• To ordinary people that the Court is implementing Party policy by taking measures to improve how the court system deals with the underlying issues causing petitioning.
  • To the lower courts that these cases are a political priority.

Other model cases, such as the domestic violence cases, have more substantive messages to convey to the lower courts, lawyers, and the general public, but also have a political purpose:

  • the scope of persons to be protected under domestic violence civil protection orders should be expanded to include the elderly and minors;
  • thorough the model cases, the Court is providing guidance for judges about what can be considered evidence of domestic violence;
  •  guidance about the types of behavior that can be considered to be domestic violence, to clarify that domestic violence goes beyond more physical abuse; and
  • courts should consider the impact of domestic violence when making custody or other decisions.
  • It is also sending a message to women’s organisations and the general public that the Court is taking domestic violence issues seriously.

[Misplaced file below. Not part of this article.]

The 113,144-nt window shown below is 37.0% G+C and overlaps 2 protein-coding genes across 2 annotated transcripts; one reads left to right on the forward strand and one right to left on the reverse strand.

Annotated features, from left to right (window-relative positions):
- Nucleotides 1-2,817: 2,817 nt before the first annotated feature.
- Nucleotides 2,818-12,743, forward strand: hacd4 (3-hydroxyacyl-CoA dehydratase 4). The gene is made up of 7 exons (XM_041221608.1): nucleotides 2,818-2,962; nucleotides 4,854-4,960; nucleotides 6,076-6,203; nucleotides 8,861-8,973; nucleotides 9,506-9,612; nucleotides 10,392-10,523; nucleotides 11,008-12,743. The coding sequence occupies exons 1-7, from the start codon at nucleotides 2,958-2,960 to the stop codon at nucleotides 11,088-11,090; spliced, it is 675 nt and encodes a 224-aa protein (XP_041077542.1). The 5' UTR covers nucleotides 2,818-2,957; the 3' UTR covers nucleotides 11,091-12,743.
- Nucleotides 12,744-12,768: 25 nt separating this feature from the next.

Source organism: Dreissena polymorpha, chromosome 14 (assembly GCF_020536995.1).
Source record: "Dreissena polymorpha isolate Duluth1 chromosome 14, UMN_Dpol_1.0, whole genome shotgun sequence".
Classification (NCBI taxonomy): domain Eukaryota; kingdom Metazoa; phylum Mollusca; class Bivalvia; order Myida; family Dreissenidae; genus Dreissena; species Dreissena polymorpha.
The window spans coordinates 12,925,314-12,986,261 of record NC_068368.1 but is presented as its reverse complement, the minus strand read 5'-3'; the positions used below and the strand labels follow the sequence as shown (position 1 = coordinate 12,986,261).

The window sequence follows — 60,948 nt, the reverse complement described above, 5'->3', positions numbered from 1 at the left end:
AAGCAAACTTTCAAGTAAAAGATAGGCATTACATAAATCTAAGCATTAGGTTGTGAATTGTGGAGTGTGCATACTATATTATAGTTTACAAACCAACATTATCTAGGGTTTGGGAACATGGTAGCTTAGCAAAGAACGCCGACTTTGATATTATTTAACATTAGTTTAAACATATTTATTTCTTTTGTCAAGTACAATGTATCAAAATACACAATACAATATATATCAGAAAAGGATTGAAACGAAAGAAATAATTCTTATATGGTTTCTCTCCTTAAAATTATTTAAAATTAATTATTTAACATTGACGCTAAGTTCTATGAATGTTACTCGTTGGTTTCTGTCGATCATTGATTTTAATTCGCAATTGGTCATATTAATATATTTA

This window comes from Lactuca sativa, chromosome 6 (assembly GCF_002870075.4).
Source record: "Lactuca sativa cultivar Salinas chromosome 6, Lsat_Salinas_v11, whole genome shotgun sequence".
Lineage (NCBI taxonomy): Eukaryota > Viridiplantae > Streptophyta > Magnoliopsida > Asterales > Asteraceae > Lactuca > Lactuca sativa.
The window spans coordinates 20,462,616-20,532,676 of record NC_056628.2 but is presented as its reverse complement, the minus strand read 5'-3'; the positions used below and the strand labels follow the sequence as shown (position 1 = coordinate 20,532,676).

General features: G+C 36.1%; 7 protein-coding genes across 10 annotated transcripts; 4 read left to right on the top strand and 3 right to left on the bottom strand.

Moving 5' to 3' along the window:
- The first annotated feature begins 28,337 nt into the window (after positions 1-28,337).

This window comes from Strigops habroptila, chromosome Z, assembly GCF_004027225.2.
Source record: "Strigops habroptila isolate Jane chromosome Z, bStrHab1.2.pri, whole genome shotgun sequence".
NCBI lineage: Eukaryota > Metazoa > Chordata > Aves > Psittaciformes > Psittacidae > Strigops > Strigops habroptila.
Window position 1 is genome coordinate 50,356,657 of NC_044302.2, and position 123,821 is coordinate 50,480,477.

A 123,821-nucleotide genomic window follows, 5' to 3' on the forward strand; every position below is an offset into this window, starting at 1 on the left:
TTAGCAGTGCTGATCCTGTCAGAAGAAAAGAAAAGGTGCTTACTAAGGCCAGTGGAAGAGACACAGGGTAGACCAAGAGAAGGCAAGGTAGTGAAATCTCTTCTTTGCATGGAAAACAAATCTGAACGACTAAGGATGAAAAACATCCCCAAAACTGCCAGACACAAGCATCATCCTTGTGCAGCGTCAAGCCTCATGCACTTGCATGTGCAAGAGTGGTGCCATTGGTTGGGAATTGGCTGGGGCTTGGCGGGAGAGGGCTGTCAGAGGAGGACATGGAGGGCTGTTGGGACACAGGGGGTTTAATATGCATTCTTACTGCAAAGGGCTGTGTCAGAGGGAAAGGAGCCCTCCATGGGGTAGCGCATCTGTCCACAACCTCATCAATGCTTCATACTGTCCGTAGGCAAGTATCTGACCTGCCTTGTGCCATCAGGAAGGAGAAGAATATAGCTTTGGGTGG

Some model cases are used as examples of correctly decided cases.  This is particularly true of model cases issued to accompany a new judicial interpretation.

Trends in the use of model cases

A greater use of model cases can be expected, because the Court leadership considers model cases an important supplement to legislation, judicial interpretations, and guiding cases.  With the trend of increasing litigation involving more difficult issues, it is likely that model cases will continue to fill the substantive gap that Chinese judges face when deciding cases in the face of inadequate Chinese legislation. However, it does not mean that China is adopting a common law system of precedent, but is still working on its own approach to using case law.

Susan Finder is a former legal academic and practitioner with 20 year’s experience observing the Supreme People’s Court. She maintains the Supreme People’s Court Monitor, the best source of information on the institution.